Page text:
Contentment

Growing up isn’t easy. There comes a time when certain life lessons, or shall we say morals, get rigorously imparted on a young mind.

A mind as young as mine at age 3.

Like every child faced with the quandary of wanting more and more and more, I was faced with many instances of this dilemma.

If I didn’t have something, I wanted it. If I already had it, I wanted the next best version of it.

Now, this isn’t to say it is unwise to strive for better, or improvement. No. However, there is a very thin line between ambition and greed. Between appreciation and jealousy. Most children aren’t disciplined enough to learn how to be content.

It is sad to say that it isn’t just children. Grown ups have the same issue. Sometimes we don’t sit back first to appreciate and be thankful for the things we do have. The realization that there will always be something shiner, newer, faster, better can put one in a vicious cycle of constant acquisition.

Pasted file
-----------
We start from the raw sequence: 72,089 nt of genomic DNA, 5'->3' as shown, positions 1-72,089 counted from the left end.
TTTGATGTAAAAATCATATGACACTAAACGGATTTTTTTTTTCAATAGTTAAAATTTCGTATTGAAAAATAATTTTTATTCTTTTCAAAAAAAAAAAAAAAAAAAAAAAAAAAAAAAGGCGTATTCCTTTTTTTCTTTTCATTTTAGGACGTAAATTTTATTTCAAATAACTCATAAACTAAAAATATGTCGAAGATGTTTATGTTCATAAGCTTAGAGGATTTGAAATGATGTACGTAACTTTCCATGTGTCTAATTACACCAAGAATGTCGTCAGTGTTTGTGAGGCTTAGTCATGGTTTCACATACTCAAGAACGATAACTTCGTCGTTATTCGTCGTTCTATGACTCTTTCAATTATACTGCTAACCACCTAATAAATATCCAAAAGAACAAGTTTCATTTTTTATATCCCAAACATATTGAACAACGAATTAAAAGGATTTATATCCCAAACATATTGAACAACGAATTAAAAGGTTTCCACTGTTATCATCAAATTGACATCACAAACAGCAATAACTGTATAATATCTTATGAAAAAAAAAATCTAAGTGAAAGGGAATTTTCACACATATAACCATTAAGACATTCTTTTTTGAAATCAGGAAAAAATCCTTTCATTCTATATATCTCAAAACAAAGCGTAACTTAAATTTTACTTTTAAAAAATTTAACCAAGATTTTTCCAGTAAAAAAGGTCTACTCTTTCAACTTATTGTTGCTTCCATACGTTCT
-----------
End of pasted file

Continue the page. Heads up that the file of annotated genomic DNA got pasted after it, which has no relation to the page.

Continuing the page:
However, if looked at differently, it ought to bring a certain kind of peace and comfort to know that no matter what you have, there is always something better in one way or another. And, if so, then slowing down, smiling and experiencing the now and the love of what you have should be the wisest approach.

The state of contentment is truly the happiest place to be in your heart.

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